Once inside, we headed straight for the Apollo 11 exhibit. While I did expect to see NASA equipment, I was entertained by the inclusion of everyday memorabilia from the 1960s—and pleasantly surprised to see the representation of two famous authors: American born Ray Bradbury and French born Jules Vern.

First published in 1865, “From the Earth to the Moon” shared the incredible imagination of Mr. Vern with science fiction fans all over the world. Given the premise and details of his story, it seems to me like he was predicting the future.

Mr. Bradbury’s “The Martian Chronicles” published first in 1950, gave sci-fi fans the chance to imagine what life would be like on the surface of Earth’s next door neighbor long before NASA’s InSight touched down on the Red Planet.

Seeing the acknowledgment of these two authors at this exhibit reminded me just how important a factor imagination is to the science of discovery. How much these and other stories inspire space exploration. But to accomplish that, we needed inventions. And guidance. And a little motivation…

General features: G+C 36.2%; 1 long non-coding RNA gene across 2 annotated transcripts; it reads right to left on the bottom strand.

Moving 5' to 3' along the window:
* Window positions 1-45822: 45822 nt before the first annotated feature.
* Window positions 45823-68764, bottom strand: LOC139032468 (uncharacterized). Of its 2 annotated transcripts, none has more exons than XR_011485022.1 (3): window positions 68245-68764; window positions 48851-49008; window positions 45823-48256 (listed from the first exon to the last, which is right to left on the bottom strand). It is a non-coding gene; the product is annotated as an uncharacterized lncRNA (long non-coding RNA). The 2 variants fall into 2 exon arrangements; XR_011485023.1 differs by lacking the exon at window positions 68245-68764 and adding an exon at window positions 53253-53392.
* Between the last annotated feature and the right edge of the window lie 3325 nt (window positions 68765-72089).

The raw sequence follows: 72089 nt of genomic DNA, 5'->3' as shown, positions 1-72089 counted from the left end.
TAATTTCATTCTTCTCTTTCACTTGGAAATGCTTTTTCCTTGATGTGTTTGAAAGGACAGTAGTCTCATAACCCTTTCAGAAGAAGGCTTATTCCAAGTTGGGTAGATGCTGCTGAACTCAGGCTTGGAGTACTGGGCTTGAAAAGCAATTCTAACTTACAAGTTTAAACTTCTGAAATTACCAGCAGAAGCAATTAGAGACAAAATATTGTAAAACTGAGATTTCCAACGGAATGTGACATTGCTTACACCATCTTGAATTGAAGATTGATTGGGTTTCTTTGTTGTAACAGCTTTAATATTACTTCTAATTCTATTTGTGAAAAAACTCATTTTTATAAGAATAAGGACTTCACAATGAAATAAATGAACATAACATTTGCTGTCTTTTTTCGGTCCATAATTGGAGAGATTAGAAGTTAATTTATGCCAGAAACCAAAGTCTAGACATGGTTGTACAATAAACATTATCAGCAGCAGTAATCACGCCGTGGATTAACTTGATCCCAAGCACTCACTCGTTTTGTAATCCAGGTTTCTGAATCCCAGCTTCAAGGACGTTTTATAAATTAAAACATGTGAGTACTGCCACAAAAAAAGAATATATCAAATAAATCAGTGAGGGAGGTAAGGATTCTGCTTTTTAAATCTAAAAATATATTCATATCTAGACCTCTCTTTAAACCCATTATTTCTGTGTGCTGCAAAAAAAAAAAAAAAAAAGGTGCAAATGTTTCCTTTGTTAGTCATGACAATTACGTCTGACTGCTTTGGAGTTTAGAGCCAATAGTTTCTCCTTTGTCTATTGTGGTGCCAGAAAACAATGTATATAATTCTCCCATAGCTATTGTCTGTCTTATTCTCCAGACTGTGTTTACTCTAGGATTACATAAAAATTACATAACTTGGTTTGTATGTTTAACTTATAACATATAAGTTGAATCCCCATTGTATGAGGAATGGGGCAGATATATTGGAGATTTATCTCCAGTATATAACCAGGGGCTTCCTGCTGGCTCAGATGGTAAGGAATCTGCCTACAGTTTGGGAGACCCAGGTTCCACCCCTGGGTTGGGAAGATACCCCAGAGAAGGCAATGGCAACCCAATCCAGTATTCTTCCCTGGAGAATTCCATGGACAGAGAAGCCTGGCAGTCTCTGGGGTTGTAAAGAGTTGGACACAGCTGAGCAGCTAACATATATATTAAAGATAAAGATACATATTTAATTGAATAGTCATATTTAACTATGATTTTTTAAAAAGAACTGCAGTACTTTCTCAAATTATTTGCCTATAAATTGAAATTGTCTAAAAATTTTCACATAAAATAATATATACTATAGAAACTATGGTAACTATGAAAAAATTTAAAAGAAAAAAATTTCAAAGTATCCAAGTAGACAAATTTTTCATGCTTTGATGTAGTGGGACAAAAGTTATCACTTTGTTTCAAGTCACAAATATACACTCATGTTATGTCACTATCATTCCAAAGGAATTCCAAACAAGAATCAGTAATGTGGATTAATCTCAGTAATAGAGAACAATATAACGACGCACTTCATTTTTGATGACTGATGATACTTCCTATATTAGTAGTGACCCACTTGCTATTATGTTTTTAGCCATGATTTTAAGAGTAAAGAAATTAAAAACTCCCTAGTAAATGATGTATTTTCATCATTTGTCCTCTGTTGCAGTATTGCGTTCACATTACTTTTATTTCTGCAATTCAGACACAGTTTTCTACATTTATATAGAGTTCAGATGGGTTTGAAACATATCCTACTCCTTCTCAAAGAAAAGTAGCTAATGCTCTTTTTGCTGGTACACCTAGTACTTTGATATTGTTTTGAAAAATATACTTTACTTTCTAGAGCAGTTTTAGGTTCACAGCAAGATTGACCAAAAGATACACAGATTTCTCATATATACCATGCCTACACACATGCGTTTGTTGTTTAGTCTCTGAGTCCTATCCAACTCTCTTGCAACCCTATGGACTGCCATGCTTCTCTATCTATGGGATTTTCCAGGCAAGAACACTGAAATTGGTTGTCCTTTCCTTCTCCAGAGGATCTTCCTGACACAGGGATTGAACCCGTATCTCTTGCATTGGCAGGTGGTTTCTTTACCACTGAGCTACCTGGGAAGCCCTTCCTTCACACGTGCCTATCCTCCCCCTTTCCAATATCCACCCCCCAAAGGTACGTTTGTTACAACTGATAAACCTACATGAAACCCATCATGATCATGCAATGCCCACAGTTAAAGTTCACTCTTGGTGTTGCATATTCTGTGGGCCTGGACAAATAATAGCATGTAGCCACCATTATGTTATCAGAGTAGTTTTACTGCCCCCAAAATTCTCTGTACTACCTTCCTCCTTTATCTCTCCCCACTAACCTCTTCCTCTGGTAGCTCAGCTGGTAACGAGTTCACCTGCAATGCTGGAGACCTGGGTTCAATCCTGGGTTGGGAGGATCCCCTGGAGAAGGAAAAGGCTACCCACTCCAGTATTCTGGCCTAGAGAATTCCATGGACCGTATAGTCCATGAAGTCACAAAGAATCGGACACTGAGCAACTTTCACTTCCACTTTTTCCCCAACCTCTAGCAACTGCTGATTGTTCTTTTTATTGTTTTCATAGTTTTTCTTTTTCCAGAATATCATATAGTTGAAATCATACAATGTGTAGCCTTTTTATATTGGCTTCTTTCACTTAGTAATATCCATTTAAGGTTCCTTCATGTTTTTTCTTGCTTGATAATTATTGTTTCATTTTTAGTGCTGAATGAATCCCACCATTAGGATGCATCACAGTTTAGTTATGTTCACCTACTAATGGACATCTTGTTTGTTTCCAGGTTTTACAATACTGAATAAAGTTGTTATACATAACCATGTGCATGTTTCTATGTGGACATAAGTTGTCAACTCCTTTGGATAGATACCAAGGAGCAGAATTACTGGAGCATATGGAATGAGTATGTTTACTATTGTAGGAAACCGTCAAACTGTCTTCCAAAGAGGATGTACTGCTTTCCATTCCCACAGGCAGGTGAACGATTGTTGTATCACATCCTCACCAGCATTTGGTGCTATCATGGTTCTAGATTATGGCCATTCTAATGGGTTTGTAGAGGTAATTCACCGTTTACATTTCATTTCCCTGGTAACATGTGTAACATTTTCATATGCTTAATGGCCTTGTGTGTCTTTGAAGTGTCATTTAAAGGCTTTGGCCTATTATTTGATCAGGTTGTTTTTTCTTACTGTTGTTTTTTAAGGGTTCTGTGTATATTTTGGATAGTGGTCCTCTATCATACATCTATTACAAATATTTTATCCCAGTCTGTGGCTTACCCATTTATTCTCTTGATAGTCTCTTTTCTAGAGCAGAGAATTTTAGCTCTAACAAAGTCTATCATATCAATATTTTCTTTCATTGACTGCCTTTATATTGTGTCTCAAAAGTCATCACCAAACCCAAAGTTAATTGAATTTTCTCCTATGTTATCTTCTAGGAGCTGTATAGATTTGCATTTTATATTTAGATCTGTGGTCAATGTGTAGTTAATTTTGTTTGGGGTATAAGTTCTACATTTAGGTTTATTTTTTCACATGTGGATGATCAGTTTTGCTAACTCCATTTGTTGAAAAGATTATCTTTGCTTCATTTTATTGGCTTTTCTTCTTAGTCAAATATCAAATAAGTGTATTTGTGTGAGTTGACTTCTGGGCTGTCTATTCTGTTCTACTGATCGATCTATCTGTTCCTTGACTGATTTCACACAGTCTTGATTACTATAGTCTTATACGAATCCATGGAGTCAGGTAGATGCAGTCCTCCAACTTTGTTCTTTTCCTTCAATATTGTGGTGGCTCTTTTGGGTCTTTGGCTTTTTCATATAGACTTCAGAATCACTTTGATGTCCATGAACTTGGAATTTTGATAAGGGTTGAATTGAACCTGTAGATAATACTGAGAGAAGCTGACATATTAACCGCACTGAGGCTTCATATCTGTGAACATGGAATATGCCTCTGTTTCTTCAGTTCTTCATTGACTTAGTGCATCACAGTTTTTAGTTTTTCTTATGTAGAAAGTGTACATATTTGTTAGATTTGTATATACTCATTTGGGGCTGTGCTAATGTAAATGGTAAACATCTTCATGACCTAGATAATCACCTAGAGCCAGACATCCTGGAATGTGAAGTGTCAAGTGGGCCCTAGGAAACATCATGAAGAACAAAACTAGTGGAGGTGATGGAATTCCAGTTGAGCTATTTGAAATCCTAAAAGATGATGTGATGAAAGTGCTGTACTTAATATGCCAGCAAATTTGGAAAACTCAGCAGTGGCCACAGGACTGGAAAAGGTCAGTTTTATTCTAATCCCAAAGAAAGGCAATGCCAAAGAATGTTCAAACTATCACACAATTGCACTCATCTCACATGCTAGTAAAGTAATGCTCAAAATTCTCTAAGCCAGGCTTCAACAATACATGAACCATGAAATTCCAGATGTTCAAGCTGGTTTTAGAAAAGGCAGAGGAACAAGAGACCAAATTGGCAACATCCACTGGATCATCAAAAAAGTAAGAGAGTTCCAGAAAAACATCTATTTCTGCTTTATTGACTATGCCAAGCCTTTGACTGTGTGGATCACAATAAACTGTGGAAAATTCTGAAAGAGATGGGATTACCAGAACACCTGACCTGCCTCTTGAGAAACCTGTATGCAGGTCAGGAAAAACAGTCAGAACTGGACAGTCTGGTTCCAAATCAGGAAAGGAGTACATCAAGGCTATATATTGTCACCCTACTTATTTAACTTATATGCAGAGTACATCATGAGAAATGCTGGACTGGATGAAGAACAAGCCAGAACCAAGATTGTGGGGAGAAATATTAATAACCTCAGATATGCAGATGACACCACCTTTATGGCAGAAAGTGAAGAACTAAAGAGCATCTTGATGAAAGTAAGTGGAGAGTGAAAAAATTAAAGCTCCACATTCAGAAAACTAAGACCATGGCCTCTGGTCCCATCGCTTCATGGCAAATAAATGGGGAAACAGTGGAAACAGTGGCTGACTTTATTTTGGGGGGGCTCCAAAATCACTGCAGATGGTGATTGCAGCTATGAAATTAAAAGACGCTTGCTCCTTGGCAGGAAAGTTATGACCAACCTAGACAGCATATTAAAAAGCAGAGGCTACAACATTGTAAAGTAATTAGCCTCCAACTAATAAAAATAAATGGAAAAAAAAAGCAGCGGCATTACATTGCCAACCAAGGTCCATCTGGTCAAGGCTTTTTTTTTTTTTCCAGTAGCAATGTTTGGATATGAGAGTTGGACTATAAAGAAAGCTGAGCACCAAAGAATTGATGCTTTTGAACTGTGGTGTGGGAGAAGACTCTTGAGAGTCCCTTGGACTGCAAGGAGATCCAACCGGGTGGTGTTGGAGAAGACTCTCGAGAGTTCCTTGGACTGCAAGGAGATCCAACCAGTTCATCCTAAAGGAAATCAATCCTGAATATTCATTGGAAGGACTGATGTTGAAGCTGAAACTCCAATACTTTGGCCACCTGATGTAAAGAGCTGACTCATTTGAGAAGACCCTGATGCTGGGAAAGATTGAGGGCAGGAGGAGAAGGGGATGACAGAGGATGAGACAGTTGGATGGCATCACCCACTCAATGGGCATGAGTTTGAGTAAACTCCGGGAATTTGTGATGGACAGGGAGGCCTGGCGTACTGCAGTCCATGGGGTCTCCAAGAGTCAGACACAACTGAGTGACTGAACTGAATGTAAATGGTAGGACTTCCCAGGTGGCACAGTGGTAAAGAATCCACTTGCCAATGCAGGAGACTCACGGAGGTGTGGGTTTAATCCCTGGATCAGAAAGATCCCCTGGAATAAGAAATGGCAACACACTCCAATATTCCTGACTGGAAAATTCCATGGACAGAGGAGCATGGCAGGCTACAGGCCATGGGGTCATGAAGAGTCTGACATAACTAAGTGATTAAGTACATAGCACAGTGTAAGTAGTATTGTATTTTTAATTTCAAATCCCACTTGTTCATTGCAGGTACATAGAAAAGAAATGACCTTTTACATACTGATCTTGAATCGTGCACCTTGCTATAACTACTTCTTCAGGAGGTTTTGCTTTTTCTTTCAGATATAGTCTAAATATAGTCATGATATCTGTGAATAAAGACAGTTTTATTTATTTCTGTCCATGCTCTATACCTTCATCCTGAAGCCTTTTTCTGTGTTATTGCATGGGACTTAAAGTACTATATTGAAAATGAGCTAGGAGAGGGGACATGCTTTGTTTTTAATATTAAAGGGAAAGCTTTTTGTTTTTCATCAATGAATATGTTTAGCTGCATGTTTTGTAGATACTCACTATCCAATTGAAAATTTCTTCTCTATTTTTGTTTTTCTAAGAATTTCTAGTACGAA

Future’s past

There’s nothing like a friendly (?) competition between Cold War countries to inspire a race into space. In October of 1957, the Soviet Union launched Sputnik into orbit—surprise! Not happy about not being the first to do so, the United States introduces the National Aeronautics and Space Administration (NASA) to the world the following summer.

Three years later, President Kennedy declares when the US will reach the moon: within ten years. But—how? Time for NASA to roll up its sleeves…

When planning an expedition to some great unknown, sending a scout—someone or something—ahead first to gather a little intel can prove very helpful.